Athena Athanasiou is Professor of Social Anthropology and Gender Theory at Panteion University of Social and Political Sciences, Greece. Among her publications are the books: Agonistic Mourning: Political Dissidence and the Women in Black (Edinburgh University Press, 2017); Life at the Limit: Essays on Gender, Body and Biopolitics (Athens, 2007); Crisis as a ‘State of Exception’ (Athens, 2012); and (with Judith Butler) Dispossession: The Performative in the Political (Polity Press, 2013). She co-edited (with Elena Tzelepis) Rewriting Difference: Luce Irigaray and ‘the Greeks’ (SUNY Press, 2010). Her publications include also articles and collective volumes on feminist/queer theory, biopolitics, corporealities, memory, the politics of dissent, criticality, and radical democracy. She is currently working on a manuscript on criticality and politics as the art of the im/possible. Athanasiou has been a fellow at the Center for the Study of Social Difference, at Columbia University. She is a member of the editorial advisory board of the journals Critical Times and Feminist Formations.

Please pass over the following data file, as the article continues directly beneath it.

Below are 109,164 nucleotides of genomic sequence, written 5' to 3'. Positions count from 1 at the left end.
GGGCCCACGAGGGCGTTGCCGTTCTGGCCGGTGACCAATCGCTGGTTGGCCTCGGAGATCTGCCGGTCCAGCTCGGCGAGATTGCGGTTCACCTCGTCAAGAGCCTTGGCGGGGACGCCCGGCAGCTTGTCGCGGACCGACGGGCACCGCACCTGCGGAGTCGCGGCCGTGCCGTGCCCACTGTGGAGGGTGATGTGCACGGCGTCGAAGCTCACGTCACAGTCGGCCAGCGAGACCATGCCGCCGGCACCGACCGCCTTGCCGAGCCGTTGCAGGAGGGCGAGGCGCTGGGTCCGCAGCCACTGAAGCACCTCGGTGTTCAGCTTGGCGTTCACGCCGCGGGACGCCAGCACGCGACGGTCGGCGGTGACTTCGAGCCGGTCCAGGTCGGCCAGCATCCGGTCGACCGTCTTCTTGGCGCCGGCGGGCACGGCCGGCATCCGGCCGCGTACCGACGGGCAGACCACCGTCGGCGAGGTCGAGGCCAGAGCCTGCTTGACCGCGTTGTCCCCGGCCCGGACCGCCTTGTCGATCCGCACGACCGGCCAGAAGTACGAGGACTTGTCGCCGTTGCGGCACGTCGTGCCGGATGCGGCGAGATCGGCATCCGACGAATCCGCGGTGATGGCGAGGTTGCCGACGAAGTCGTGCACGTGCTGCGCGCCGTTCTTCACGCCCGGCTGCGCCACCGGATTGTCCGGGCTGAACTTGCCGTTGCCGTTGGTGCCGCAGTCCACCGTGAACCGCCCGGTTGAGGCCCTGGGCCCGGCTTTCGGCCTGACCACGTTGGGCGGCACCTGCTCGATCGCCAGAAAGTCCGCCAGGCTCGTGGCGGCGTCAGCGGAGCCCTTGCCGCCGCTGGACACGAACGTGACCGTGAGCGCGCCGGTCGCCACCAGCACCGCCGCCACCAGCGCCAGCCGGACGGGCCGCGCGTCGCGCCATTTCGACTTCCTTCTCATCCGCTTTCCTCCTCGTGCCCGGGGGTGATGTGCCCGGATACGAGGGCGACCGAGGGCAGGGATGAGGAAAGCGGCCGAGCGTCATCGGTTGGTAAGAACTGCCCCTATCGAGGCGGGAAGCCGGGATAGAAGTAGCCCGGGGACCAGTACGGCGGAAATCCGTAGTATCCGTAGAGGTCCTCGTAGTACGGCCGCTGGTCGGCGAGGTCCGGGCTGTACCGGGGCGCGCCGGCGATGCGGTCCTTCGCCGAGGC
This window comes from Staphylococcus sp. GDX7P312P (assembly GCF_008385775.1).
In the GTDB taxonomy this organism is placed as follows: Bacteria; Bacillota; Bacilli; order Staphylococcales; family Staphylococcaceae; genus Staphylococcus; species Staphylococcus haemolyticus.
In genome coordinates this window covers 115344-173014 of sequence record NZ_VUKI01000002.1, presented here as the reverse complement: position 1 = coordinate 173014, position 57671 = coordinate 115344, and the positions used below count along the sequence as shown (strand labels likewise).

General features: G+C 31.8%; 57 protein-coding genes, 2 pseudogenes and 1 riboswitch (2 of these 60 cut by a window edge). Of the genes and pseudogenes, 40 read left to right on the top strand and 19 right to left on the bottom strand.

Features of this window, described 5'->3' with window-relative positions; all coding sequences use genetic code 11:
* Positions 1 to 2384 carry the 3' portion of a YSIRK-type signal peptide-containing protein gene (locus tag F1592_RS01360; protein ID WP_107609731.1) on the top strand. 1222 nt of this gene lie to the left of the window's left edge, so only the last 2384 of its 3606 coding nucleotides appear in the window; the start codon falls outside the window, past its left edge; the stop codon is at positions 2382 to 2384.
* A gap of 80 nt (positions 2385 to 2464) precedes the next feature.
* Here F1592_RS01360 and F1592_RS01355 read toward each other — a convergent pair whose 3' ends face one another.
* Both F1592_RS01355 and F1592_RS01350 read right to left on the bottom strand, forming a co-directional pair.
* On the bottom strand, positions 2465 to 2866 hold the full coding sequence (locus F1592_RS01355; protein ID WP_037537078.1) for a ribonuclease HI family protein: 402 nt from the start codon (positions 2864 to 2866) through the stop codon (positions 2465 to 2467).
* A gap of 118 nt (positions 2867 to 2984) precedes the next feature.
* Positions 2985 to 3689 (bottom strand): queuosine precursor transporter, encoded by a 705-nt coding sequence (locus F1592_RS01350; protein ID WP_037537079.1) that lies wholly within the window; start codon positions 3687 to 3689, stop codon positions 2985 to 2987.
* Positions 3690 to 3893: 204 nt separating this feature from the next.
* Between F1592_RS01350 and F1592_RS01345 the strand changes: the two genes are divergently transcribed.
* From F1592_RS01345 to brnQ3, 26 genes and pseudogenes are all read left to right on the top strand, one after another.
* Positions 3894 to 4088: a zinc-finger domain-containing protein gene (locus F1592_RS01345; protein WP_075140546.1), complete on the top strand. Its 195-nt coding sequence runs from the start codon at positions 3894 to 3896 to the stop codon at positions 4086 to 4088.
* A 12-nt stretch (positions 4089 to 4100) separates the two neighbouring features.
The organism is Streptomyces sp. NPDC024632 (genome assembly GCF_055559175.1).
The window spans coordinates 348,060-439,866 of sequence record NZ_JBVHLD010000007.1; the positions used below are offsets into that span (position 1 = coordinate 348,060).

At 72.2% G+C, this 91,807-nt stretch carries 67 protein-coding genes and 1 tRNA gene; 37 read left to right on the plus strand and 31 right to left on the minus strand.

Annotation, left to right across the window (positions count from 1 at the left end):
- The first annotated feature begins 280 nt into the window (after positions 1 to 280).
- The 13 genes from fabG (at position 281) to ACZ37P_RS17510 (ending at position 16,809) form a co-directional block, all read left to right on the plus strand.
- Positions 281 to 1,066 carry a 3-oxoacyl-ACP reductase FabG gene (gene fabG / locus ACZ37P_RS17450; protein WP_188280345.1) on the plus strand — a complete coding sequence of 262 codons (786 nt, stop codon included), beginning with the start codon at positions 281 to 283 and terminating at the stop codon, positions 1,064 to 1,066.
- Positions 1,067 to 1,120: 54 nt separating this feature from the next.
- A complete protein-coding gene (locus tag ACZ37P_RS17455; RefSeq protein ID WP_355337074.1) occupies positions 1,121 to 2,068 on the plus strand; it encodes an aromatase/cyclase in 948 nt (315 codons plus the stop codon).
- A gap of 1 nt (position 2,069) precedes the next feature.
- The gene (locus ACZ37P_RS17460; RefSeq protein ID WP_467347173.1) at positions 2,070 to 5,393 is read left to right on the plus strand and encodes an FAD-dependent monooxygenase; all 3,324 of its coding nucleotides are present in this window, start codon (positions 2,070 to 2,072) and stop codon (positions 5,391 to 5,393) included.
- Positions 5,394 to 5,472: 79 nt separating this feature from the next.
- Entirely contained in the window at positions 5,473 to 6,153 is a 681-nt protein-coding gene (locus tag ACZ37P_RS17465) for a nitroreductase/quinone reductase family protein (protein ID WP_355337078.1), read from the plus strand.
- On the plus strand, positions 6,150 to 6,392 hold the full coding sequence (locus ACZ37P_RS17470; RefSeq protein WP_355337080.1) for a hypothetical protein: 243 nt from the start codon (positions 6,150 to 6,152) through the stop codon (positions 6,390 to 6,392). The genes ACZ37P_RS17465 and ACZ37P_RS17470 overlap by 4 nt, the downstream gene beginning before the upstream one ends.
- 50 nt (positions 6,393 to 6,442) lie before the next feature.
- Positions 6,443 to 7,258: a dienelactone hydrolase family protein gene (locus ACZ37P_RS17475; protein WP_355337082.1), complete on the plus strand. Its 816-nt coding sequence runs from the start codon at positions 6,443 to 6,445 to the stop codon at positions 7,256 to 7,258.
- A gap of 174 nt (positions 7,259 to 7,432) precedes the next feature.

Mariana Botey is an art historian, curator, and artist born in Mexico City. She is an Associate Professor in Latin American Modern/Contemporary Art History in the Visual Arts Department of University of California, San Diego. She received her MFA in Studio Art and Ph.D. in Visual Studies from the University of California, Irvine. She also obtained an MFA from the Studio Art Program at the same institution and a B.A.H. from Central Saint Martins School of Art and Design in London. Her book Zonas de Disturbio: Espectros del México Indígena en la Modernidad is published by Siglo XXI Editores. From 2009-2011 she was academic director for the graduate theory seminar Zonas de Disturbio at the University Museum of Contemporary Art (MUAC) in UNAM (National Autonomous University of Mexico), and a research fellow at the CENIDIAP-INBA (National Center for Research, Information and Documentation of Fine Arts). Botey was also part of the Juan José Gurrola’s theatre company, “Teatro Estudio G”, where she worked as an actress, participated in workshops, wrote and constructed the play for five years; accordingly, her artwork has a strong reference to Gurrola theater. Her experimental films and documentaries have shown at the Guggenheim Museum, New York; The Reina Sofia, Madrid; The San Diego Museum of Art; El Museo Carrillo Gil, Mexico City; REDCAT, Los Angeles; and Anthology Film Archives, New York; among many other museums, galleries, and festivals. Since 2009 she is a founding member of the editorial and curatorial committee of The Red Specter, and since 2011, of Zona Crítica, an editorial collaboration between Siglo XXI Editores, UNAM, and UAM. Other publications include Estética y Emancipación: Fantasma, Fetiche, Fantasmagoría (Siglo XXI Editores, 2014) and MEX/LA: “Mexican” Modernism(s) in Los Angeles, 1930-1985 (HATJECANTZ, 2012). She lives and works in San Diego, California and Mexico City.